INTERVIEW WITH AARON POLSON
(This interview originally appeared in Horror Bound Magazine on 10 April 2009.) Aaron Polson was born on the Ides of March: a good day for him, unlucky for Julius Caesar. He currently lives and writes in Lawrence, Kansas with his wife, two sons, and a tattooed rabbit. To pay the bills, Aaron attempts to teach high school students the difference between irony and coincidence. Much of his fiction takes place in the fictional town of Springdale, a strange place modeled after his own hometown in central Kansas. His stories have appeared in Necrotic Tissue, Northern Haunts (Shroud), Monstrous (Permuted Press), and other publications. Aaron's short story “In Hollow Fields” appeared in Horror Bound Magazine Publication's tribute to Edgar Allan Poe - Return of the Raven - and “Keeping the Dead” is among the tales in Fear of the Dark: An Anthology of Dark Fiction - now available as an ebook. How long have you been writing for? I’ve been writing “seriously” for just over two years. Before that, I dabbled. Why the interest in horror? How did that develop? I grew up watching A Nightmare on Elm Street, Friday the 13th, Alien, Children of the Corn…the list goes on. My neighbors were big horror fans. We would spend summer afternoons in a tent reading old copies of Fangoria or playing games in their dark, smelly basement…games designed to test our courage in the dark. As an adult, I find horror fiction to be a fine release for the tensions of the real world. When does horror become literature? Horror becomes literature as soon as character development and plot depth overtake the gore, blood, and shock. Some horror fiction is meant to terrify in the moment; horror literature tends to leave a long-lasting sense of fear, emptiness, and revulsion. Why is this an important genre to study? Fear is one of the most primal of all human emotions. An individual’s response to horror can often speak volumes of that individual’s emotional state. What themes do you like to explore the most in your writing? Family dynamics continue to surface in my work, especially the relationships between husband and wife and brother and sister. Most of my better stories revolve around relationships between characters. Self discovery is big, too. I write quite a few teenaged protagonists who are in the midst of self- discovery/coming of age, probably a reflection of my day job (high school English teacher). What is your creative process like? I keep a notebook nearby for those ideas that strike out of the blue. I sort through occasionally and weed out those ideas which seem to have merit…especially those that seem most original or give me room to work. I’ll tinker with a story idea in my head for days, sometimes weeks before writing the first word. Once I start writing, things seem to flow fairly well. Would you tell us about some  of your past work and the anthologies you have work featured in. My favorite publications to date include Permuted Press’s giant creatures anthology, Monstrous (I was a big fan of ‘50s science fiction) and Northern Haunts from Shroud. Profits from the latter go toward the American Cancer Society, a charity close to me. My work tends to range from gritty realism to supernatural pulp with a side of science-fantasy. Would you describe your upcoming book? I’m in the process of querying agents for my second novel, a young adult dark fantasy titled The House Eaters. It’s a mash up of Native American mythology, coming of age trials, and a classic “old dark house” vibe. Any suggestions to those who want to write or consider it as a career? Keep working. Write every day or as often as you can. Listen to all the advice you hear, but only act on the advice you hear most often or from sources you know and respect. Always have something to support yourself while you work. This isn’t a cop-out or escape clause. You will need to eat while building your career. Who are your favorite authors? Theodore Sturgeon, H.G. Wells, Edgar Allan Poe (of course), Ramsey Campbell, Neil Gaiman, Joe Lansdale to name a few. What books are you reading right now? I’m reading The Day of the Triffids by John Wyndam, an apocalyptic book about a race of killer plants. As silly as that may sound, the book is fairly terrifying. Visit Aaron on the web at www.aaronpolson.net.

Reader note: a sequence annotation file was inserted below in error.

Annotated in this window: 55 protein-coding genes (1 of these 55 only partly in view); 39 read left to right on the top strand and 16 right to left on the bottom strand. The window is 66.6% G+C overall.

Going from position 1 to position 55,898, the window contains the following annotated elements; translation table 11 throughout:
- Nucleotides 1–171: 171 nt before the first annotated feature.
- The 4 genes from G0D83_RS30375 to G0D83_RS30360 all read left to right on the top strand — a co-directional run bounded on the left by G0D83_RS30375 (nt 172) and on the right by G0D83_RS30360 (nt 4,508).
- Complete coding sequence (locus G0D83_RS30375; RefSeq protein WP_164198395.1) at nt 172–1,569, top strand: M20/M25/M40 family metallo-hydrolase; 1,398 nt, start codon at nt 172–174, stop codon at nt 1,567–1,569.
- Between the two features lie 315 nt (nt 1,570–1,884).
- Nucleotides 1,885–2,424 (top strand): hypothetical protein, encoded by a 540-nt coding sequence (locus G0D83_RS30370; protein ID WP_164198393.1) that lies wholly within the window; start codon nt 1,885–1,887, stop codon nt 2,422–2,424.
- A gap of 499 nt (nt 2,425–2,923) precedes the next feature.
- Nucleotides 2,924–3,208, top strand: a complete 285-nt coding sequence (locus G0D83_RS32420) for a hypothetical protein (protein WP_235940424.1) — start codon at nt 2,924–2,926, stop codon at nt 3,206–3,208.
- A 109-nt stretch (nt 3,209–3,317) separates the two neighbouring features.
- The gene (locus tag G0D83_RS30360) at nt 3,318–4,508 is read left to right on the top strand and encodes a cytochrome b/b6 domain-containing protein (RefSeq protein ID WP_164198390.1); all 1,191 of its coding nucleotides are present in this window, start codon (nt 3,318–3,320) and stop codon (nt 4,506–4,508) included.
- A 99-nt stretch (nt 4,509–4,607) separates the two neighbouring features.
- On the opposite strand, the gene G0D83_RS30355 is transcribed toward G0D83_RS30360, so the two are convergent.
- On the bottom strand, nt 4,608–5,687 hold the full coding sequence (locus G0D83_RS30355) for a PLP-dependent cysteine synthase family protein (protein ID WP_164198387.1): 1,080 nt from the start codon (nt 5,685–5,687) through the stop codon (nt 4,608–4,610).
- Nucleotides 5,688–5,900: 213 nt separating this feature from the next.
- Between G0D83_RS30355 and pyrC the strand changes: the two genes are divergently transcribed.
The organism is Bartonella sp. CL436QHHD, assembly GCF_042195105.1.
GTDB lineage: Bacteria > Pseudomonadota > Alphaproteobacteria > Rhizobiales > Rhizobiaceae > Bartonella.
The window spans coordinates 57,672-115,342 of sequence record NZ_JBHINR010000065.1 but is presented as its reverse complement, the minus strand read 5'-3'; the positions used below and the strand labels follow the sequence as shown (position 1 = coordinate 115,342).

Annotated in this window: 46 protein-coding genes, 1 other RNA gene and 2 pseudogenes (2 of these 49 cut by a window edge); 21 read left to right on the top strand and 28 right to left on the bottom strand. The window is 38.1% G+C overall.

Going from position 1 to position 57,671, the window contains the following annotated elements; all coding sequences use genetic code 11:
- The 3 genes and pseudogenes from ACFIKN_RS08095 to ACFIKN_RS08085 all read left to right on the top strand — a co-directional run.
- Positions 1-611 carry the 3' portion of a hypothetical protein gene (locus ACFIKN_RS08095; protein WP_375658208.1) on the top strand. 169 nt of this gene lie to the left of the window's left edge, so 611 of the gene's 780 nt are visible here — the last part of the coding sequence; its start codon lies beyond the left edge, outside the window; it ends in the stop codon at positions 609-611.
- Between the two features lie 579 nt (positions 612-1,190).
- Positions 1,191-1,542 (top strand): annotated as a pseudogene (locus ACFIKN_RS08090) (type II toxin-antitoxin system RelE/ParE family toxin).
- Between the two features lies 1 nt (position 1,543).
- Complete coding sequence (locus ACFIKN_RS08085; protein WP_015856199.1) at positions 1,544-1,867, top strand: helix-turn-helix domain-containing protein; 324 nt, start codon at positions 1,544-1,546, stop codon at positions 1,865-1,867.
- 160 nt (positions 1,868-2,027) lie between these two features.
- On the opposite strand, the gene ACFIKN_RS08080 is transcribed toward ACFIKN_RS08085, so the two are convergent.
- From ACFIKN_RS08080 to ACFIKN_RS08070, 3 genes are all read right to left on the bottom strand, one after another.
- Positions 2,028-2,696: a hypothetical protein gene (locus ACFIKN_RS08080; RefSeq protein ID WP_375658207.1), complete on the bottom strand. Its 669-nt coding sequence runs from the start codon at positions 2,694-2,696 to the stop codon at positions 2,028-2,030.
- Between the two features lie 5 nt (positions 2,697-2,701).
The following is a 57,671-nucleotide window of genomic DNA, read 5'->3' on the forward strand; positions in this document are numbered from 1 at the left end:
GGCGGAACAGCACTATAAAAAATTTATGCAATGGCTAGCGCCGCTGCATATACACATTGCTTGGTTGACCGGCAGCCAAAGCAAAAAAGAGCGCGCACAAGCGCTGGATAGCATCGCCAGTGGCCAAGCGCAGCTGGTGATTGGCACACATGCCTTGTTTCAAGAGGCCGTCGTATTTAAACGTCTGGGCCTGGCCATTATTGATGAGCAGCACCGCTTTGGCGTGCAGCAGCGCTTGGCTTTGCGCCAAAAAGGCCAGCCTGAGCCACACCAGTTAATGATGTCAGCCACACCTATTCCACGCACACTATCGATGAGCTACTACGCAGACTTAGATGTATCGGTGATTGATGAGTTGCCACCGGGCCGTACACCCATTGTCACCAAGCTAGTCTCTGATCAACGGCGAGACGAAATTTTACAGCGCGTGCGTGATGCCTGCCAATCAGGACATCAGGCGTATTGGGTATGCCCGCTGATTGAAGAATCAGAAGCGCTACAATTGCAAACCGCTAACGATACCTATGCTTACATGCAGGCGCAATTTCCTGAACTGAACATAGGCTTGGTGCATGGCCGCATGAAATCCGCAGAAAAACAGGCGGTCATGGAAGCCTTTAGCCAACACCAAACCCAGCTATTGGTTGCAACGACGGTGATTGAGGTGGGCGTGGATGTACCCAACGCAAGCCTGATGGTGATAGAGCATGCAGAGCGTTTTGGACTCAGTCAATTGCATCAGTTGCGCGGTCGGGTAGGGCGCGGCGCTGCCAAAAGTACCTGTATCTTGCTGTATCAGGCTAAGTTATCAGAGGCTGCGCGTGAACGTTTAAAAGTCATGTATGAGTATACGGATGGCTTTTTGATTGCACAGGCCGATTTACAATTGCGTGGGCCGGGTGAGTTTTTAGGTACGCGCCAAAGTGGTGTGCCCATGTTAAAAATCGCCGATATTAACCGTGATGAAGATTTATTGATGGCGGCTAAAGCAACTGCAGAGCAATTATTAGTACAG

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You can find Aaron Polson’s short story “Keeping the Dead” in our anthology, Fear of the Dark - now available as an ebook!
You can find Aaron Polson’s short story “Keeping the Dead” in our anthology, Fear of the Dark - now available as an ebook!
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